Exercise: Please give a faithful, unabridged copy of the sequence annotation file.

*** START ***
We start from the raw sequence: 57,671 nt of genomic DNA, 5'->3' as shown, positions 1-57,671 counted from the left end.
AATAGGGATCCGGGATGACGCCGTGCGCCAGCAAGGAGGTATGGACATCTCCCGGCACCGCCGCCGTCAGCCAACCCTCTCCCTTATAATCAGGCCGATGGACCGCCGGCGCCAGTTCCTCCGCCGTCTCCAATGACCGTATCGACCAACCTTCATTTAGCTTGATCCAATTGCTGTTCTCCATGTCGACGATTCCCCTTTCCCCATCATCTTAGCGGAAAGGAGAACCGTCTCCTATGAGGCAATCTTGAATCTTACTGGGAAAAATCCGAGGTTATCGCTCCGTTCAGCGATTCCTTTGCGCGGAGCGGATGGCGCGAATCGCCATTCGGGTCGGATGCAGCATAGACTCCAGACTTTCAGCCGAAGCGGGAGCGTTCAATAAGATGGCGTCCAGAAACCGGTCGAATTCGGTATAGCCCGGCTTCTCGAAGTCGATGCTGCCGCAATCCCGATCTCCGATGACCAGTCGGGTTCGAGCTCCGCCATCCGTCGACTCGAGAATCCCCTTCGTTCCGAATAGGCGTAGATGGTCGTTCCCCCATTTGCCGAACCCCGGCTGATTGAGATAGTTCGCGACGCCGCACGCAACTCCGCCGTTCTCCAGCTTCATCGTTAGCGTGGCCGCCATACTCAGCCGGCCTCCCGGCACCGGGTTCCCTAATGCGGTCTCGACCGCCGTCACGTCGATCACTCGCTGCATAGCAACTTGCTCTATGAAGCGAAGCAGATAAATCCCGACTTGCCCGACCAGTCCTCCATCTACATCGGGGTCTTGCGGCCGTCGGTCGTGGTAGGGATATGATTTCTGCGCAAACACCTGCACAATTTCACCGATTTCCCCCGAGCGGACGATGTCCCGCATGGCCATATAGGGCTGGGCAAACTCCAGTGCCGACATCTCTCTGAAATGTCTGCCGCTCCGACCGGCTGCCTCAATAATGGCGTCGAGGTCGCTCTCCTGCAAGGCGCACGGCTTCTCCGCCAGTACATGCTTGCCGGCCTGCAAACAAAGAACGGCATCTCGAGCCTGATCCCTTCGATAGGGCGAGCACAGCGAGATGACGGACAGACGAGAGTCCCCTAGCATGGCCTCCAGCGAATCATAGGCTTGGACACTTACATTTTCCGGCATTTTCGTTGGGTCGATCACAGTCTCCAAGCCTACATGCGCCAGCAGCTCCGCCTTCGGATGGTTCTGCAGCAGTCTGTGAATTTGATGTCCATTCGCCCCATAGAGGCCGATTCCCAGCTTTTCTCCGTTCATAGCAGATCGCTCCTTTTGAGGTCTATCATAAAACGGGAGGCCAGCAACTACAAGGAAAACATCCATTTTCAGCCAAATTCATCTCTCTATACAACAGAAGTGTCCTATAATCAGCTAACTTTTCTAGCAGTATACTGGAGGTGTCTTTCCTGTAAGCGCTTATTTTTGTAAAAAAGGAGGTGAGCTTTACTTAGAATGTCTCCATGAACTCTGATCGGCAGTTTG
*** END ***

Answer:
We start from the raw sequence: 57,671 nt of genomic DNA, 5'->3' as shown, positions 1-57,671 counted from the left end.
AATAGGGATCCGGGATGACGCCGTGCGCCAGCAAGGAGGTATGGACATCTCCCGGCACCGCCGCCGTCAGCCAACCCTCTCCCTTATAATCAGGCCGATGGACCGCCGGCGCCAGTTCCTCCGCCGTCTCCAATGACCGTATCGACCAACCTTCATTTAGCTTGATCCAATTGCTGTTCTCCATGTCGACGATTCCCCTTTCCCCATCATCTTAGCGGAAAGGAGAACCGTCTCCTATGAGGCAATCTTGAATCTTACTGGGAAAAATCCGAGGTTATCGCTCCGTTCAGCGATTCCTTTGCGCGGAGCGGATGGCGCGAATCGCCATTCGGGTCGGATGCAGCATAGACTCCAGACTTTCAGCCGAAGCGGGAGCGTTCAATAAGATGGCGTCCAGAAACCGGTCGAATTCGGTATAGCCCGGCTTCTCGAAGTCGATGCTGCCGCAATCCCGATCTCCGATGACCAGTCGGGTTCGAGCTCCGCCATCCGTCGACTCGAGAATCCCCTTCGTTCCGAATAGGCGTAGATGGTCGTTCCCCCATTTGCCGAACCCCGGCTGATTGAGATAGTTCGCGACGCCGCACGCAACTCCGCCGTTCTCCAGCTTCATCGTTAGCGTGGCCGCCATACTCAGCCGGCCTCCCGGCACCGGGTTCCCTAATGCGGTCTCGACCGCCGTCACGTCGATCACTCGCTGCATAGCAACTTGCTCTATGAAGCGAAGCAGATAAATCCCGACTTGCCCGACCAGTCCTCCATCTACATCGGGGTCTTGCGGCCGTCGGTCGTGGTAGGGATATGATTTCTGCGCAAACACCTGCACAATTTCACCGATTTCCCCCGAGCGGACGATGTCCCGCATGGCCATATAGGGCTGGGCAAACTCCAGTGCCGACATCTCTCTGAAATGTCTGCCGCTCCGACCGGCTGCCTCAATAATGGCGTCGAGGTCGCTCTCCTGCAAGGCGCACGGCTTCTCCGCCAGTACATGCTTGCCGGCCTGCAAACAAAGAACGGCATCTCGAGCCTGATCCCTTCGATAGGGCGAGCACAGCGAGATGACGGACAGACGAGAGTCCCCTAGCATGGCCTCCAGCGAATCATAGGCTTGGACACTTACATTTTCCGGCATTTTCGTTGGGTCGATCACAGTCTCCAAGCCTACATGCGCCAGCAGCTCCGCCTTCGGATGGTTCTGCAGCAGTCTGTGAATTTGATGTCCATTCGCCCCATAGAGGCCGATTCCCAGCTTTTCTCCGTTCATAGCAGATCGCTCCTTTTGAGGTCTATCATAAAACGGGAGGCCAGCAACTACAAGGAAAACATCCATTTTCAGCCAAATTCATCTCTCTATACAACAGAAGTGTCCTATAATCAGCTAACTTTTCTAGCAGTATACTGGAGGTGTCTTTCCTGTAAGCGCTTATTTTTGTAAAAAAGGAGGTGAGCTTTACTTAGAATGTCTCCATGAACTCTGATCGGCAGTTTG